1468

A Periodic Reminder of PJ Harvey’s Greatness // by DJ Phenomenology

| Arya Natarajan

My introduction to the music of Polly Jean Harvey was through ‘The Dancer,’ the final track of her 1995 album To Bring you My Love. It was a desperate song– I almost felt shameful listening to it, as if I was imposing, listening in on something I shouldn’t be. It was her raw vulnerability, that sense that I was eavesdropping on the middle of a crisis that fused my ears to the rest of her discography. 

Choosing at random, I opted for her 2007 album White Chalk. Rather than the split-open lava of her 1995 release, White Chalk was a slow burner. On tracks like ‘Grow Grow Grow’ and ‘When Under Ether’ Harvey whispers her secrets to us, enveloping darkness into lullabies and woozy piano-based ballads. The songs speak to trauma and loss, in a voice that grows softer and more reserved as each track progresses. There couldn’t be a greater difference between the PJ Harvey of White Chalk and the Harvey of To Bring You My Love.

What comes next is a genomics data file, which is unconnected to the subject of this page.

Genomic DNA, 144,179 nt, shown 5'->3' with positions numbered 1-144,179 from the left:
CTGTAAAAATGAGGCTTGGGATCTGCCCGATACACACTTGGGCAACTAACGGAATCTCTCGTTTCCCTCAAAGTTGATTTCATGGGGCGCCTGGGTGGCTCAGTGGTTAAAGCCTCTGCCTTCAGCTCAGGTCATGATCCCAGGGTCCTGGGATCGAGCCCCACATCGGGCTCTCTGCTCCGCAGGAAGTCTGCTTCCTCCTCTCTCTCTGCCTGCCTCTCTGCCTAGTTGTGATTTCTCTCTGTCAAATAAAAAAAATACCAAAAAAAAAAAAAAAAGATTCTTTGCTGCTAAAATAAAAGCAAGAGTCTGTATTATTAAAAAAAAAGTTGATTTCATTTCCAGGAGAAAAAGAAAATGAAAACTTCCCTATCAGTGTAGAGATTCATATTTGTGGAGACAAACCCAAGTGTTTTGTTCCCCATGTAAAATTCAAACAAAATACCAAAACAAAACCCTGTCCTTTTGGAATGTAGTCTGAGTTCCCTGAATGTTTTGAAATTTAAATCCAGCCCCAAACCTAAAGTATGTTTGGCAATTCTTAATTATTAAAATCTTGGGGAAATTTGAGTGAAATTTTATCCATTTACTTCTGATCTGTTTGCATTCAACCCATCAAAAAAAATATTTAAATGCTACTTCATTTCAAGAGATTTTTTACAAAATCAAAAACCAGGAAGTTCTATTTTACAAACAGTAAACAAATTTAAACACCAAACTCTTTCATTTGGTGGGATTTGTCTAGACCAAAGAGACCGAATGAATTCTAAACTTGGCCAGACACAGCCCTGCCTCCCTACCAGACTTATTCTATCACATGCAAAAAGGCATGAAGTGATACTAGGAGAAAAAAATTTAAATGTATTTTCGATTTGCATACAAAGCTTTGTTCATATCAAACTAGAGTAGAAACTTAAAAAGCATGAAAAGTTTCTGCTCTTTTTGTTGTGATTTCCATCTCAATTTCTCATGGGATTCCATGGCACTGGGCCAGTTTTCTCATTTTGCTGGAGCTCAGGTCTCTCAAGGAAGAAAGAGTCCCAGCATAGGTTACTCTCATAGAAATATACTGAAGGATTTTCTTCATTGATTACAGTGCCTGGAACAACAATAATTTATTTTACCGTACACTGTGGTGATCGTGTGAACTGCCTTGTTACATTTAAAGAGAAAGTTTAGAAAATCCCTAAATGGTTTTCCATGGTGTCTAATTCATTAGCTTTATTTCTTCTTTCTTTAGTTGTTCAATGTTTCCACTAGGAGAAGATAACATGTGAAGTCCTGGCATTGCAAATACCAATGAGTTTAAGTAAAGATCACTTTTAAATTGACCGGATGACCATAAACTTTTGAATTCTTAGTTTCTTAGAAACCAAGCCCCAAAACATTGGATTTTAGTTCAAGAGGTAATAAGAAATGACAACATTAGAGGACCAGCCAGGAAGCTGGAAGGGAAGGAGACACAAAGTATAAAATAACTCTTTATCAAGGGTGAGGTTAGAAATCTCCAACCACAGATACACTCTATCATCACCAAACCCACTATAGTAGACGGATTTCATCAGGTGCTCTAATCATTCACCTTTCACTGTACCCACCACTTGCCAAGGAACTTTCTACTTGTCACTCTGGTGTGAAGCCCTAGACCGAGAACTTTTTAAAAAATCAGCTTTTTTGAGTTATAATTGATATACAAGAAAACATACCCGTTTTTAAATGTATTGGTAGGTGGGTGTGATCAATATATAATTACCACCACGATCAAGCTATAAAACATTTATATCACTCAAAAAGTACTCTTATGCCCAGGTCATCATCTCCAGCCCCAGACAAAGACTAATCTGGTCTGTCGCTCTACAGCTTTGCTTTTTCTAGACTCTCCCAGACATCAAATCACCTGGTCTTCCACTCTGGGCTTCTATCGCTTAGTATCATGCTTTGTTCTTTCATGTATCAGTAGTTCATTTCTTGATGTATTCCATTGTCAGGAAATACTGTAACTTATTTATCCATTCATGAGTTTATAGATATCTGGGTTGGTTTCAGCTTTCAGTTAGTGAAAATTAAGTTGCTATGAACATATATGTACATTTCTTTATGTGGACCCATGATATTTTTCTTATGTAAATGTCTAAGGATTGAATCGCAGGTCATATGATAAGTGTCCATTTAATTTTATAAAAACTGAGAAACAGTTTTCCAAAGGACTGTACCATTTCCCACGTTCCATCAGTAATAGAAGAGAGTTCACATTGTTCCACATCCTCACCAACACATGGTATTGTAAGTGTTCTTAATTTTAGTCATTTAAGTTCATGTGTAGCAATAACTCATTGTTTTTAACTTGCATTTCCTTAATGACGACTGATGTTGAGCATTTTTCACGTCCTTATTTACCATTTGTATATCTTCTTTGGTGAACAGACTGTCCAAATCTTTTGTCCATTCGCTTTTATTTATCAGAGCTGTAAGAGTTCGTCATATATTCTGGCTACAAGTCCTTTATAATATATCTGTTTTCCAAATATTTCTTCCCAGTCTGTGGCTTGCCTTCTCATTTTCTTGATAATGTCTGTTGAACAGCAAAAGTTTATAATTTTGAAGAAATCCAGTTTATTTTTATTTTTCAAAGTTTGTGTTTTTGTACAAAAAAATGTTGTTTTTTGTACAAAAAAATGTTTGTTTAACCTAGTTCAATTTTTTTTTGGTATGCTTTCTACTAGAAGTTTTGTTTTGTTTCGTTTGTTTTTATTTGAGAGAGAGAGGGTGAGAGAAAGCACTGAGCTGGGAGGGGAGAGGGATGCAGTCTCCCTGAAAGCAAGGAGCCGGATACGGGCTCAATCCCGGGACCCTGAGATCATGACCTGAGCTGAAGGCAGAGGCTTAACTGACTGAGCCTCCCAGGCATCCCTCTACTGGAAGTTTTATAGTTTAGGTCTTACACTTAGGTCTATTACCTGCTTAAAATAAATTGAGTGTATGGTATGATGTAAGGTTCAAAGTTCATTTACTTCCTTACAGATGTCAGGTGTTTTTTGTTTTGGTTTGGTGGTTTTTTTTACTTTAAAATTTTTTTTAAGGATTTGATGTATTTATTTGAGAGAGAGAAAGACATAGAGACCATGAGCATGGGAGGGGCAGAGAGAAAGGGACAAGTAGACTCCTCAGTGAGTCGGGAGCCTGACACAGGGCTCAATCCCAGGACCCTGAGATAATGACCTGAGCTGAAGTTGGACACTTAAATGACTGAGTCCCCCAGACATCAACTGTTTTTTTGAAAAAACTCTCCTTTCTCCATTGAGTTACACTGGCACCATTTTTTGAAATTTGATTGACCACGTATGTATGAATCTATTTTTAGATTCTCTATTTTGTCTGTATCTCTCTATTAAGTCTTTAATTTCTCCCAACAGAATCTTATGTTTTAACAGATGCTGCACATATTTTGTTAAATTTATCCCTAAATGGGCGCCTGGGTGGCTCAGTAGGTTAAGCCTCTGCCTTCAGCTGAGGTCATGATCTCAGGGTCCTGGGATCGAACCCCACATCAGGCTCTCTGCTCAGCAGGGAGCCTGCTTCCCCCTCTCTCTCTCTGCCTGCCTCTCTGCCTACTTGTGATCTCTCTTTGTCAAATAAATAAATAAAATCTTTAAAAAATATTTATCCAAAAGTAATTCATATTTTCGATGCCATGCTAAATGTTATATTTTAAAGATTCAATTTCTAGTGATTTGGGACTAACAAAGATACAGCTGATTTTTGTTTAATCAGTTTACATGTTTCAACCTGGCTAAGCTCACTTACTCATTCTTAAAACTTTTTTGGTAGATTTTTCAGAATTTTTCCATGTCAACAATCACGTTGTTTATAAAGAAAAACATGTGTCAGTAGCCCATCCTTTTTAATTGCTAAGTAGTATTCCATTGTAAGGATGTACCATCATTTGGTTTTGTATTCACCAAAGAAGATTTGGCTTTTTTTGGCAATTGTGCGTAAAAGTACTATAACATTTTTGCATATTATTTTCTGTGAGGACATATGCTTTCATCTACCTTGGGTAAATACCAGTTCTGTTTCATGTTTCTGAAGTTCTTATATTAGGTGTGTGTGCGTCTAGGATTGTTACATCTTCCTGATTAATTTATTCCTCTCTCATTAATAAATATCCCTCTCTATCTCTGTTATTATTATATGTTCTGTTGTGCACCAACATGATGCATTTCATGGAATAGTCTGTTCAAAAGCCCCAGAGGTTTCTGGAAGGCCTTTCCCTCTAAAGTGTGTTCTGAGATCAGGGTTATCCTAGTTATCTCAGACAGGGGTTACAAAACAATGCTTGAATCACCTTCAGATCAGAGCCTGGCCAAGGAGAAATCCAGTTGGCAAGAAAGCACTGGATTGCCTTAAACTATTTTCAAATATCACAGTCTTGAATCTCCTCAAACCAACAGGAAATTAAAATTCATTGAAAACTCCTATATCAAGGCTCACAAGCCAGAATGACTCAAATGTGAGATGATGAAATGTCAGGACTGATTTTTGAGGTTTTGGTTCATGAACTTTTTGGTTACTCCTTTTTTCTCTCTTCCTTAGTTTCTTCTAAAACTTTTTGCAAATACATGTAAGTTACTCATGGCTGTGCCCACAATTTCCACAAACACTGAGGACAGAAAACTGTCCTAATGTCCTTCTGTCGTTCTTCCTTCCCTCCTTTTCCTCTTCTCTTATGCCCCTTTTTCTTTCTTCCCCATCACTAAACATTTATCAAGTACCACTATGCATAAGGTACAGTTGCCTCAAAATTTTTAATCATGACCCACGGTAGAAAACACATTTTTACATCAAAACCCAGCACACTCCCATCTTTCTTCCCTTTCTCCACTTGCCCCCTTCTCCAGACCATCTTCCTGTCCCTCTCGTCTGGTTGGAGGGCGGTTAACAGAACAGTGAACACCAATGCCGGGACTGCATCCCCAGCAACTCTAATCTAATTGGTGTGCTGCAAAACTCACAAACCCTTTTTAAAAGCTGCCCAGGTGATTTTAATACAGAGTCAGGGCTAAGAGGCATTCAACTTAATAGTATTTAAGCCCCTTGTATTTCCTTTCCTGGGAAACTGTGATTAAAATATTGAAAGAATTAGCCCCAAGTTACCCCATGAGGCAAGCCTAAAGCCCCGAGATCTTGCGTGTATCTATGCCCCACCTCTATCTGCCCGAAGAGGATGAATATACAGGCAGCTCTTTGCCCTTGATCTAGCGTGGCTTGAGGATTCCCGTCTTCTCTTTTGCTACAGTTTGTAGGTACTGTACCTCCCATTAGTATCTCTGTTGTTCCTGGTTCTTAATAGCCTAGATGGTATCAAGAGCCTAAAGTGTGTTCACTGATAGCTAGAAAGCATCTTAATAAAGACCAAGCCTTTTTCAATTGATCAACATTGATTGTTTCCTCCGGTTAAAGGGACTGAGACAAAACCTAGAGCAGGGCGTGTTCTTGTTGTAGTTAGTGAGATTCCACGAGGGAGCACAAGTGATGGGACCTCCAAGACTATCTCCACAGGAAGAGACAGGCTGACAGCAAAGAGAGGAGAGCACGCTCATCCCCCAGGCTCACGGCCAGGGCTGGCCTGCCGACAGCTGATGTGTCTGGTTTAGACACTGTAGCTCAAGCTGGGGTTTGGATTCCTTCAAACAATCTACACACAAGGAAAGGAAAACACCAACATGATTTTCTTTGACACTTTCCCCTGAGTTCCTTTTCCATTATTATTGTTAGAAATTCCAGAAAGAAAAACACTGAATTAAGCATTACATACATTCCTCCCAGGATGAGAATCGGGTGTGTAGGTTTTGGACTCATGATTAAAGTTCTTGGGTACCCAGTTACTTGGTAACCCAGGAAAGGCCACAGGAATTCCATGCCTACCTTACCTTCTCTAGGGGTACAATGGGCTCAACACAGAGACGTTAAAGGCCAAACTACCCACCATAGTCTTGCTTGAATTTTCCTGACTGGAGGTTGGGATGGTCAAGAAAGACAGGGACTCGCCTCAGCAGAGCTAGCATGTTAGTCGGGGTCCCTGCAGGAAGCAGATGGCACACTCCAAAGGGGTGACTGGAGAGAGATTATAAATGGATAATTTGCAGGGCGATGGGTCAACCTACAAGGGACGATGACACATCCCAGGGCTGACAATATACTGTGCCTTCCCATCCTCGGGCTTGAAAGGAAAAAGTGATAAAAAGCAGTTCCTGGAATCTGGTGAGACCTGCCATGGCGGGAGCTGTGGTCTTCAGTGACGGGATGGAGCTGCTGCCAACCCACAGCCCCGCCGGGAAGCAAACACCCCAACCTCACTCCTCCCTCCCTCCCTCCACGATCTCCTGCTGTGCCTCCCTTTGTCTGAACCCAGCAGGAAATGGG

This is the key to Harvey’s music – she always plays characters, macabre ones, shy ones, brash ones. She burst onto the scene as the emboldened, crude Polly Jean, roaring at us in ‘Rid of Me; “I’ll make you lick my injuries / I’m gonna twist your head off, see.” On the album of the same name, PJ operates from a place of instinct; growling, shrieking. The entire album is an outburst, the result of holding back nothing.

No one could predict what forms this voice would take over the next few decades, packaged in synth-laden tracks, 4-track punk-inflected pieces, political songs written on the auto-harp. With PJ, you must always expect the unexpected. There is no ground she will not cover.

Written by DJ Phenomenology at KSDT.